Rian Wanstreet is a PhD Candidate at the University of Washington in Communication/Science, Technology, & Society. Her work sits at the intersection of adoption, media, security infrastructure, and algorithmic mediation. She is an affiliate at Harvard’s Berkman Klein Center for Internet and Society and a non-residential Fellow at the Center for Media and Data Studies at Central European University. She currently works for OpenTEAM, a collaborative, community-driven initiative focused on improving soil health and advancing agriculture’s ability to become a solution to climate change through the development of an interoperable suite of open-source tools. 

Jonathan Van Geuns is both a researcher and practitioner; he has gained expertise on all subjects related to innovation and data governance. Recently he has worked on seminal research and the design of data governance frameworks for UNICEF, the United States Agency for International Development, the Bill & Melinda Gates Foundation, the Mozilla Foundation, and the City of Montreal, where he currently resides. He is trained in public international law, and has over a decade of experience working across sectors of development aid, access to data and information, participatory design, and innovation management, among others.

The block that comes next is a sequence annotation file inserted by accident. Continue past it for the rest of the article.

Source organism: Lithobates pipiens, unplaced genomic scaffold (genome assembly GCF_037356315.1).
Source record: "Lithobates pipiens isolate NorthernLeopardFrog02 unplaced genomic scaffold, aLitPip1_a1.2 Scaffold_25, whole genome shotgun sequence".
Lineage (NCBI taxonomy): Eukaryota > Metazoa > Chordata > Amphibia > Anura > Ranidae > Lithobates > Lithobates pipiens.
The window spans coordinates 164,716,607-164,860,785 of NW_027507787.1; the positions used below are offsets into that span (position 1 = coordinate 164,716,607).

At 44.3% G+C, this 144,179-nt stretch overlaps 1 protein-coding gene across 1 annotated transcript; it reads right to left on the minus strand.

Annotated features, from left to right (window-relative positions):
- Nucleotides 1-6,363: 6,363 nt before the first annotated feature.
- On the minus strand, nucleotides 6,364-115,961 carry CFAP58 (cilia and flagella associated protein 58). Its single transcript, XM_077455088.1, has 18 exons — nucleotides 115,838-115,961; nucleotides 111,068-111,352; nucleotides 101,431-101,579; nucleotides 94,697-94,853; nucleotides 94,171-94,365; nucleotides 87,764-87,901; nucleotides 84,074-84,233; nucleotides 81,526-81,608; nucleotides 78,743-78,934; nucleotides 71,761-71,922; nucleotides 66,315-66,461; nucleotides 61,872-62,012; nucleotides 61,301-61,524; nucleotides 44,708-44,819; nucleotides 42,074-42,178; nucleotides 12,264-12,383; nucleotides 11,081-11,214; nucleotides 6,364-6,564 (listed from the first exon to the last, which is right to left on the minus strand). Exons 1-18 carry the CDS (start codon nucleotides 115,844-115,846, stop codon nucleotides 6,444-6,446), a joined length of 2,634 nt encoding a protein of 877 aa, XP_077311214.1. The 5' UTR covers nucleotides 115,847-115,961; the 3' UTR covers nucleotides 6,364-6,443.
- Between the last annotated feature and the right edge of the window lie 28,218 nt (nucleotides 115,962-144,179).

Cet évènement sera en virtuel. Cet événement est gratuit et public. Néanmoins, l’inscription est obligatoire. Cet événement sera en anglais seulement. Cet événement sera enregistré et des photos pourraient être prises.

This event will be virtual. This is a free event, open to everyone. However, registration is required. This event will be in English only. The event will be recorded, and photos may be taken. Cet événement est présenté par le  Projet sur l’IA pour des humains et environnements sains du Forum Alex-Trebek pour le dialogue à l’Initiative IA + Société , en collaboration avec le Centre de recherche en droit, technologie et société, l’Institut de recherche sur la science, la société et la politique publique et le Centre en droit, éthique et politique de la santé .

This event is presented by the  Alex Trebek Forum for Dialogue Project on AI for Healthy Humans and Environments at the  AI + Society Initiative , in collaboration with the Centre for Law, Technology and Society, the Institute for Science, Society and Policy  and the Centre for Health Law, Policy and EthicsTwitterFacebookLinkedInInstagramYouTubeWebsiteCentre de recherche en droit, technologie et société
Université d’Ottawa

Pour plus d’informations, visitez :
droittech.uottawa.caCentre for Law, Technology and Society
University of Ottawa